Wednesday, December 31, 2014
Mammoth Detroit Lions' defensive tackle Ndamukong Suh, notorious for his dirty play, is usually the one who is stepping on people. This time he got stepped on, by the mighty NFL. Incensed, he cried foul.
Suh is usually in the wrong, but not this time. He'd gotten a raw deal. But justice eventually prevailed.
Here's what happened:
On Sunday, in the Lions' 30-20 loss to the Packers in Green Bay, Suh twice stepped on the leg of prone Packers' QB Aaron Rodgers after a fourth-quarter play. He was on the ground behind Suh, who stepped back twice to move out of the way of a crowd. Suh's movements could have been interpreted as accidental but, because it was Suh, they were deemed intentional. Rodgers, who took an angry swipe at him, definitely thought Suh had evil intentions. NFL official Merton Hanks, who judges such matters, agreed. So Suh was suspended for the next game, a playoff contest against Dallas.
A horrible decision. Suh is a crucial cog in the Lions' battering-ram defense. There's not a better defensive tackle in the NFL. Without him, the Detroit D slips a notch, maybe even two.
The Hanks' punishment far outweighed the crime. Watching the tape of the offense over and over, it's not totally clear that it was intentional. Even if it was, it's not the kind of violation that warrants forcing a player to miss something as important as a playoff game. Suh's behavior was borderline dirty but definitely not vicious enough to merit a one-game suspension.
Fortunately, hearings officer Ted Cotrell, after examining the appeal, overturned Hanks' decision, revoking the one-game suspension and replacing it with a $70,000 fine.
What's blatantly unfair is that, clearly, if another player had stepped on Rodgers, it would not have resulted in such a severe punishment. But because of Suh's reputation as a dirty player, the penalty was magnified. Over the years Suh has paid over $420,000 in dirty-play penalties. The NFL's policy is simple--if it's a Suh violation, it has to be dripping with malicious intent. No question, the league loves penalizing Suh.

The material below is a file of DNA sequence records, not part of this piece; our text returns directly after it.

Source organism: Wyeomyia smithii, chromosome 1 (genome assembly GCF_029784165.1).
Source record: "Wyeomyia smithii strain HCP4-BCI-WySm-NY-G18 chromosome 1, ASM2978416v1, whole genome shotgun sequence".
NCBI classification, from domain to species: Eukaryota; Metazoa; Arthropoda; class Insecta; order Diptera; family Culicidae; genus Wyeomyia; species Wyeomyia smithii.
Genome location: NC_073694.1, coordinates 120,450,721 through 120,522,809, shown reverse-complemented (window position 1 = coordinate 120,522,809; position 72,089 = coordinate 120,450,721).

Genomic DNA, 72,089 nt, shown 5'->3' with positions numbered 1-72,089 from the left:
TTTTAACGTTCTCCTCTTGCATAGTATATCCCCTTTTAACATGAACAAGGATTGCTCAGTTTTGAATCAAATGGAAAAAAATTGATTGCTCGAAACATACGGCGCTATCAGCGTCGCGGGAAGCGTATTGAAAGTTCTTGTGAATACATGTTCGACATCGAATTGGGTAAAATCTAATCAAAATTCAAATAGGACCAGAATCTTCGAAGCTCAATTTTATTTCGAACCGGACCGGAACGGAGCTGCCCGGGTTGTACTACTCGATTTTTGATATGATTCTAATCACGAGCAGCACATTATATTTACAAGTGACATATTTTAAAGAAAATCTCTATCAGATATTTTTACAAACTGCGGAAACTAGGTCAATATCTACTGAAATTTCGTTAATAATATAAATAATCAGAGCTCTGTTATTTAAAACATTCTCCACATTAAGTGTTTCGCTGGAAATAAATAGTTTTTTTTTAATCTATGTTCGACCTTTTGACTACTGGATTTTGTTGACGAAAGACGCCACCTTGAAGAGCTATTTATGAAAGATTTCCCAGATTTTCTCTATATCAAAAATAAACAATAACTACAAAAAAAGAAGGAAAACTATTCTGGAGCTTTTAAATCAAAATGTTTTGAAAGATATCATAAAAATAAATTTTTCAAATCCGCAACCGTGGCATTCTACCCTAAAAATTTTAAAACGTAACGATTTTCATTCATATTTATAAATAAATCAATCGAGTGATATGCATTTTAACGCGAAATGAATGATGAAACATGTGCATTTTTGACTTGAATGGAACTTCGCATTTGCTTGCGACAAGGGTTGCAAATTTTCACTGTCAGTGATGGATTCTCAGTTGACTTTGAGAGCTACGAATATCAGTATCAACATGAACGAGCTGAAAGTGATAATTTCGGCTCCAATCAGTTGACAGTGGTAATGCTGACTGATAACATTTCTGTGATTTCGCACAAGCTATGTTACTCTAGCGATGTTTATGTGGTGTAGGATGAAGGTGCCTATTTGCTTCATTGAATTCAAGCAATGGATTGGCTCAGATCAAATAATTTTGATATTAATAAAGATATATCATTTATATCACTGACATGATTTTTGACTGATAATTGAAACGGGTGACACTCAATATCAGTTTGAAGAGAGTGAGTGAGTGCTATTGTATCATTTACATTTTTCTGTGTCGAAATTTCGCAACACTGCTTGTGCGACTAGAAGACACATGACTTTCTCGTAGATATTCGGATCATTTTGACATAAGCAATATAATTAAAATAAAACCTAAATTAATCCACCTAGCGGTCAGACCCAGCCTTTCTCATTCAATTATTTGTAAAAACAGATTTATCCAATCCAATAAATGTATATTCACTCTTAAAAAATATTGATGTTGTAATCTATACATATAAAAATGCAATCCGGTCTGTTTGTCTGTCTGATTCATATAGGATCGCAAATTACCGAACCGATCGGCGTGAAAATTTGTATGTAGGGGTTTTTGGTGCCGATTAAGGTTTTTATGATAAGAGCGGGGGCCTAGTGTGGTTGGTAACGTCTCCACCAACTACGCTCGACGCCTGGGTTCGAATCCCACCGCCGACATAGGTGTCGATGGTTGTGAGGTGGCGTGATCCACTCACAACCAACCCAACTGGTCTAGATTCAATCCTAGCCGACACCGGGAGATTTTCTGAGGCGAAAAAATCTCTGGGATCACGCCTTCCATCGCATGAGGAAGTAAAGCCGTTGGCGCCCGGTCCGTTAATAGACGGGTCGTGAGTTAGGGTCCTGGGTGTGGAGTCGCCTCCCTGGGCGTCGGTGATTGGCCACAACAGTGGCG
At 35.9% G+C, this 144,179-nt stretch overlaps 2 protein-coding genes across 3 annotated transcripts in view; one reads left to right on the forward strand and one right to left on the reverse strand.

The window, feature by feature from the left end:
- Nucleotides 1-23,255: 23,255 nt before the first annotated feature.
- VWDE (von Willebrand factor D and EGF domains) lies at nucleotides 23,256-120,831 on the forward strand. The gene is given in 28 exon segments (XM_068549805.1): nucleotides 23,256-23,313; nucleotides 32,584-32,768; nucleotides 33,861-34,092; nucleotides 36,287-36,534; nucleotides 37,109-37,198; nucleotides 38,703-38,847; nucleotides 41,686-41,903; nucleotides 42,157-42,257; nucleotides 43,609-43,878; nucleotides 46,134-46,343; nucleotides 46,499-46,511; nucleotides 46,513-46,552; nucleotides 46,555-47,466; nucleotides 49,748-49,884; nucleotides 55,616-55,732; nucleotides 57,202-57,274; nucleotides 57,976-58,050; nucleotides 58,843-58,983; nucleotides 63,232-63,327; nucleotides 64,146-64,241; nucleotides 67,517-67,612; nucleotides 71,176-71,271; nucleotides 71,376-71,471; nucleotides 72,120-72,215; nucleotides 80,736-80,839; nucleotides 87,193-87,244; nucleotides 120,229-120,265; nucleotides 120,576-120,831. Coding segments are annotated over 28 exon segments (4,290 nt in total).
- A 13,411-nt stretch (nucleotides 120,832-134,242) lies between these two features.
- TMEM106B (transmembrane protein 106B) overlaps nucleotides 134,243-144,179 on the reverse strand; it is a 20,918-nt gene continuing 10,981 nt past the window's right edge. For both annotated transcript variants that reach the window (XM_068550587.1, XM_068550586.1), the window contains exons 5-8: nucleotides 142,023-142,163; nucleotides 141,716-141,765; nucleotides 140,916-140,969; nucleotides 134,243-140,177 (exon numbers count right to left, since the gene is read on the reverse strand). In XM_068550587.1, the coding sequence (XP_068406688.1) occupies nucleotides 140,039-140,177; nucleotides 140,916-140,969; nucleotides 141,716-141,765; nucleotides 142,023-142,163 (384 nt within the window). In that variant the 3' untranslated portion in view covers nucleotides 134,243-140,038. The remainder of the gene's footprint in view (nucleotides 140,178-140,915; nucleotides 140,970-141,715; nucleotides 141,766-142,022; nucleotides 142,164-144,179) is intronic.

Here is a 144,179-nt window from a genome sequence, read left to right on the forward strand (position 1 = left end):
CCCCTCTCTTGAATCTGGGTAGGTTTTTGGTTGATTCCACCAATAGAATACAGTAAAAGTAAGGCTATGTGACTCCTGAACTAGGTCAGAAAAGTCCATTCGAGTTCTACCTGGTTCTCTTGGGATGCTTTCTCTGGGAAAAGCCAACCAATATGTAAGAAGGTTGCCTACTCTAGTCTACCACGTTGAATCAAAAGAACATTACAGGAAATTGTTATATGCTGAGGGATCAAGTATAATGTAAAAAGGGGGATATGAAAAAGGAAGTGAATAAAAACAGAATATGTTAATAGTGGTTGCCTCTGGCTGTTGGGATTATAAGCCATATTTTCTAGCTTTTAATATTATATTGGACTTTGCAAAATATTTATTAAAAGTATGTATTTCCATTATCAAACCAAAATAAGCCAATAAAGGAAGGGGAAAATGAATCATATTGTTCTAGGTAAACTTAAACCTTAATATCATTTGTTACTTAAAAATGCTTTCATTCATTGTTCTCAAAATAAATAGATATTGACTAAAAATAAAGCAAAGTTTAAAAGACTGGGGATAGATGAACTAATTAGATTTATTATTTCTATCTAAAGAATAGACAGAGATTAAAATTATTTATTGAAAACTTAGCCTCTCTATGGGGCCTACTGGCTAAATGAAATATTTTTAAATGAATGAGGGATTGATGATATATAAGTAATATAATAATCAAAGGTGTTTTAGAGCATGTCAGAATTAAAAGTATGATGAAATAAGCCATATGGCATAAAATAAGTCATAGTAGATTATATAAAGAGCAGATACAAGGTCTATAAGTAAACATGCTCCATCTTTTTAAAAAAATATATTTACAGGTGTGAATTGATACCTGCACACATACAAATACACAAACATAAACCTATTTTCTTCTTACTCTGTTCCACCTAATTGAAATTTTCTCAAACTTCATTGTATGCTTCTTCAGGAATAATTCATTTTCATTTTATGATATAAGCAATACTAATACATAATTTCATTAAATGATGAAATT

Another element of the punishment is that it happened against Rodgers, one of the league's golden boys. If Suh had done the exact same thing to a third-string nobody QB, there's no way it would have resulted in a one-game suspension. The whole incident, in fact, would hardly have been noticed.
I'm not an advocate of dirty play. Suh is often in the wrong, crossing the line from tough play to dirty play. But nobody should be punished unfairly--even a perennial violator like Suh.
Glad the NFL got it right this time.
Posted by Dennis Hunt at 3:41 PM
Wednesday, December 24, 2014
Whoa Laker fans, Whoa!
You're reading a lot into their 115-105 upset of the Golden State Warriors on Tuesday. Yes it was the shocker of the NBA season. How often do you see one of the worst teams clobbering the best? But the Lakers didn't suddenly morph into the San Antonio Spurs. They're still a crummy team boasting a lone star--Kobe Bryant.
Few are looking at what really happened. This, for the Warriors, was the ultimate trap game. For them, the big game is the Christmas night national TV game, the NBA's showcase event, against their hated rivals, the rugged Clippers, in LA's Staples Center. The Tuesday Lakers game? A mere afterthought. Normally, the Lakers couldn't even seriously challenge the Warriors' second unit. As a road team, Golden State was a whopping 11-point favorite.
The big story of the game was that Lakers' coach Byron Scott had finally decided to rest Kobe who, lately, seemed to be suffering from fatigue. So the Warriors didn't even have to contend with the Lakers' best player. Minus Kobe, the consensus was that the Lakers were dead meat in that game. The Warriors shared that attitude despite, according to several sources, Warrior coach Steve Kerr's relentless efforts to convince his players that they couldn't relax, that they were walking into a buzz saw.
Kerr was on the money.
Treating it like an exhibition game, the Warriors' players had their heads in the clouds, bringing only their C game. They weren't mentally ready to play. They thought a casual effort was enough. It wasn't. Any coach will tell you that shifting gears during a game, from lackadaisical to intense, is nearly impossible. Once you go in mentally unprepared you're stuck with that attitude.